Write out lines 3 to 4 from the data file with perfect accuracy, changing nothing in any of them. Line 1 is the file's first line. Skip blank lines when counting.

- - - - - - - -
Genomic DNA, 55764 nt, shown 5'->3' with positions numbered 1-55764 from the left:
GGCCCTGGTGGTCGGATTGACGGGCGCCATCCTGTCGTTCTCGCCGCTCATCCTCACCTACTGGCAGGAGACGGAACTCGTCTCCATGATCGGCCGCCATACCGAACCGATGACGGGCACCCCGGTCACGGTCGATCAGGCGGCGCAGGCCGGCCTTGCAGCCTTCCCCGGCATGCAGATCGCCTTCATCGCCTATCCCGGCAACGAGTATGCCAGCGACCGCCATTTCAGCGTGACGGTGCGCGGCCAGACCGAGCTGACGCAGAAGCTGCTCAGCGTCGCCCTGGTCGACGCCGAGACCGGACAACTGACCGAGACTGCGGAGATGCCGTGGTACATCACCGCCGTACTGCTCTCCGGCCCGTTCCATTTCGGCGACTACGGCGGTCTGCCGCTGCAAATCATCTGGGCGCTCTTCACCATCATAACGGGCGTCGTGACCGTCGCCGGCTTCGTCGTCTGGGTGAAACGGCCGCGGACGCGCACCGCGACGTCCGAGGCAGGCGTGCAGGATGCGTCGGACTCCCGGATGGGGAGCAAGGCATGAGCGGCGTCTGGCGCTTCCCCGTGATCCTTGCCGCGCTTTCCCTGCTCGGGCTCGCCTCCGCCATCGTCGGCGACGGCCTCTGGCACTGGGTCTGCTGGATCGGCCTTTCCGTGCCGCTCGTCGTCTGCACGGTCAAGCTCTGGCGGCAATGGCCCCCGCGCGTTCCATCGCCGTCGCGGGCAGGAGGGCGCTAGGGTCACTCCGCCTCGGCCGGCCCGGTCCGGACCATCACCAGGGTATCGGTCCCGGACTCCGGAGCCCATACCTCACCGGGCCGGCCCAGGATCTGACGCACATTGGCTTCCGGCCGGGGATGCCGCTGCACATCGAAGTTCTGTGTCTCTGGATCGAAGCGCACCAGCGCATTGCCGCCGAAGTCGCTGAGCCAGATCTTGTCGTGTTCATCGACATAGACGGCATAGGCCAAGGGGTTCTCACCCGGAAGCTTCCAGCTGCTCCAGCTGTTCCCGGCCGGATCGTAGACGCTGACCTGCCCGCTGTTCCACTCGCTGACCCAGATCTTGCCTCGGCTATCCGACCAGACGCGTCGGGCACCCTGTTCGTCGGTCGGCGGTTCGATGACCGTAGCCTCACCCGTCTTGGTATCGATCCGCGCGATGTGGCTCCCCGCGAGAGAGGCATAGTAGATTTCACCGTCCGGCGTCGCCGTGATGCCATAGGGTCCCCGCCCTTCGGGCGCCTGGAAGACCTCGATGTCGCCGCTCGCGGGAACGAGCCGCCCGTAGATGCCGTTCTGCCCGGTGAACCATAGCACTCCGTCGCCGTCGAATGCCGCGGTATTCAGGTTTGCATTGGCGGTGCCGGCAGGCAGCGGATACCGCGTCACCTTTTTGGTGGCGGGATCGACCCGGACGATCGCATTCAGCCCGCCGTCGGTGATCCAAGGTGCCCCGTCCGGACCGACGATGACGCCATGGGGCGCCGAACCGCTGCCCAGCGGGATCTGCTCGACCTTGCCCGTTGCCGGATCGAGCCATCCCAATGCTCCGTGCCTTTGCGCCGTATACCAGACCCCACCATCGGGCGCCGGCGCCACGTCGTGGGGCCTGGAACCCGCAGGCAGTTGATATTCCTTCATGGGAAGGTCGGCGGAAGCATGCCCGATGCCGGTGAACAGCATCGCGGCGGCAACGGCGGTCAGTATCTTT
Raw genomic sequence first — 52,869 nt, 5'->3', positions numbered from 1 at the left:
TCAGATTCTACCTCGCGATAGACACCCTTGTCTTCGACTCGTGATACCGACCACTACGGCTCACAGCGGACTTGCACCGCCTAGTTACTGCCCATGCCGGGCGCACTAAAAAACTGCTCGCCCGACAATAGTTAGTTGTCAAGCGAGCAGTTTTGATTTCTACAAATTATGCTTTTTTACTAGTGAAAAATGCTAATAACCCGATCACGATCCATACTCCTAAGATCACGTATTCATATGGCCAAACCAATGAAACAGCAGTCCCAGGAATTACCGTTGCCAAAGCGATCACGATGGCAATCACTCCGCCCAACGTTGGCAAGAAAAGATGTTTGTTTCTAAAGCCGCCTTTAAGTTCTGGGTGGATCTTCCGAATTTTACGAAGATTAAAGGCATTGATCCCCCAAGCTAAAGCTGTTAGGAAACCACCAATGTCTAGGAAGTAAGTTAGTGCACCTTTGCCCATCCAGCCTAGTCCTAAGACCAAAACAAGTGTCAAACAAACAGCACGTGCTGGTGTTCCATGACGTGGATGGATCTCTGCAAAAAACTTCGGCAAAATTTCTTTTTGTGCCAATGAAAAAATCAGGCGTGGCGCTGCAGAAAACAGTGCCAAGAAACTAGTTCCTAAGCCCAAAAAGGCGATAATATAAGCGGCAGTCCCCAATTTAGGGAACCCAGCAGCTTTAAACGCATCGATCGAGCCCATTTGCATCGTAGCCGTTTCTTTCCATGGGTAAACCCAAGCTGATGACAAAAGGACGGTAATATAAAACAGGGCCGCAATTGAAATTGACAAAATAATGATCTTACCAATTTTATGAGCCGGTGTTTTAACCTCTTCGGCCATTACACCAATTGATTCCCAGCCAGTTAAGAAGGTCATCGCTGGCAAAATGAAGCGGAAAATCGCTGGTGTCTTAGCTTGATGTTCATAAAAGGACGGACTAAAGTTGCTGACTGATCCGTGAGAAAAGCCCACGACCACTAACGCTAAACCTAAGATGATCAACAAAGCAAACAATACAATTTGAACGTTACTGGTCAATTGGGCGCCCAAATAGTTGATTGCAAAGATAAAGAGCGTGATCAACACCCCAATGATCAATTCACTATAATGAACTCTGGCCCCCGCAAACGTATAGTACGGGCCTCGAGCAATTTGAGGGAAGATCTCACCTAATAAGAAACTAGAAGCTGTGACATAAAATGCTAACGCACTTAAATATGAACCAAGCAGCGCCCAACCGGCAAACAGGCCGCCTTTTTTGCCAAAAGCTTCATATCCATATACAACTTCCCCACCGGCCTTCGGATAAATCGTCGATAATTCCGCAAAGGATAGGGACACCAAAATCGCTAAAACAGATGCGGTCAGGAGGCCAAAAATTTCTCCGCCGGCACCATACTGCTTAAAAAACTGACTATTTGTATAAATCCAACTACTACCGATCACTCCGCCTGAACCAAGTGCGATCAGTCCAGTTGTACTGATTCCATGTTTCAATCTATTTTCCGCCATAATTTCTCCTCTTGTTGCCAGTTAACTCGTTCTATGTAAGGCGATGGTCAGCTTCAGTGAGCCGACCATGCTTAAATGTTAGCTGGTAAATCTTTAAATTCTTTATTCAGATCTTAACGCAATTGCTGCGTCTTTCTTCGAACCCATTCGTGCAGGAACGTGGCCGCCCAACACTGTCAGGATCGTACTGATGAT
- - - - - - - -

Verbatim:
Raw genomic sequence first — 52,869 nt, 5'->3', positions numbered from 1 at the left:
TCAGATTCTACCTCGCGATAGACACCCTTGTCTTCGACTCGTGATACCGACCACTACGGCTCACAGCGGACTTGCACCGCCTAGTTACTGCCCATGCCGGGCGCACTAAAAAACTGCTCGCCCGACAATAGTTAGTTGTCAAGCGAGCAGTTTTGATTTCTACAAATTATGCTTTTTTACTAGTGAAAAATGCTAATAACCCGATCACGATCCATACTCCTAAGATCACGTATTCATATGGCCAAACCAATGAAACAGCAGTCCCAGGAATTACCGTTGCCAAAGCGATCACGATGGCAATCACTCCGCCCAACGTTGGCAAGAAAAGATGTTTGTTTCTAAAGCCGCCTTTAAGTTCTGGGTGGATCTTCCGAATTTTACGAAGATTAAAGGCATTGATCCCCCAAGCTAAAGCTGTTAGGAAACCACCAATGTCTAGGAAGTAAGTTAGTGCACCTTTGCCCATCCAGCCTAGTCCTAAGACCAAAACAAGTGTCAAACAAACAGCACGTGCTGGTGTTCCATGACGTGGATGGATCTCTGCAAAAAACTTCGGCAAAATTTCTTTTTGTGCCAATGAAAAAATCAGGCGTGGCGCTGCAGAAAACAGTGCCAAGAAACTAGTTCCTAAGCCCAAAAAGGCGATAATATAAGCGGCAGTCCCCAATTTAGGGAACCCAGCAGCTTTAAACGCATCGATCGAGCCCATTTGCATCGTAGCCGTTTCTTTCCATGGGTAAACCCAAGCTGATGACAAAAGGACGGTAATATAAAACAGGGCCGCAATTGAAATTGACAAAATAATGATCTTACCAATTTTATGAGCCGGTGTTTTAACCTCTTCGGCCATTACACCAATTGATTCCCAGCCAGTTAAGAAGGTCATCGCTGGCAAAATGAAGCGGAAAATCGCTGGTGTCTTAGCTTGATGTTCATAAAAGGACGGACTAAAGTTGCTGACTGATCCGTGAGAAAAGCCCACGACCACTAACGCTAAACCTAAGATGATCAACAAAGCAAACAATACAATTTGAACGTTACTGGTCAATTGGGCGCCCAAATAGTTGATTGCAAAGATAAAGAGCGTGATCAACACCCCAATGATCAATTCACTATAATGAACTCTGGCCCCCGCAAACGTATAGTACGGGCCTCGAGCAATTTGAGGGAAGATCTCACCTAATAAGAAACTAGAAGCTGTGACATAAAATGCTAACGCACTTAAATATGAACCAAGCAGCGCCCAACCGGCAAACAGGCCGCCTTTTTTGCCAAAAGCTTCATATCCATATACAACTTCCCCACCGGCCTTCGGATAAATCGTCGATAATTCCGCAAAGGATAGGGACACCAAAATCGCTAAAACAGATGCGGTCAGGAGGCCAAAAATTTCTCCGCCGGCACCATACTGCTTAAAAAACTGACTATTTGTATAAATCCAACTACTACCGATCACTCCGCCTGAACCAAGTGCGATCAGTCCAGTTGTACTGATTCCATGTTTCAATCTATTTTCCGCCATAATTTCTCCTCTTGTTGCCAGTTAACTCGTTCTATGTAAGGCGATGGTCAGCTTCAGTGAGCCGACCATGCTTAAATGTTAGCTGGTAAATCTTTAAATTCTTTATTCAGATCTTAACGCAATTGCTGCGTCTTTCTTCGAACCCATTCGTGCAGGAACGTGGCCGCCCAACACTGTCAGGATCGTACTGATGAT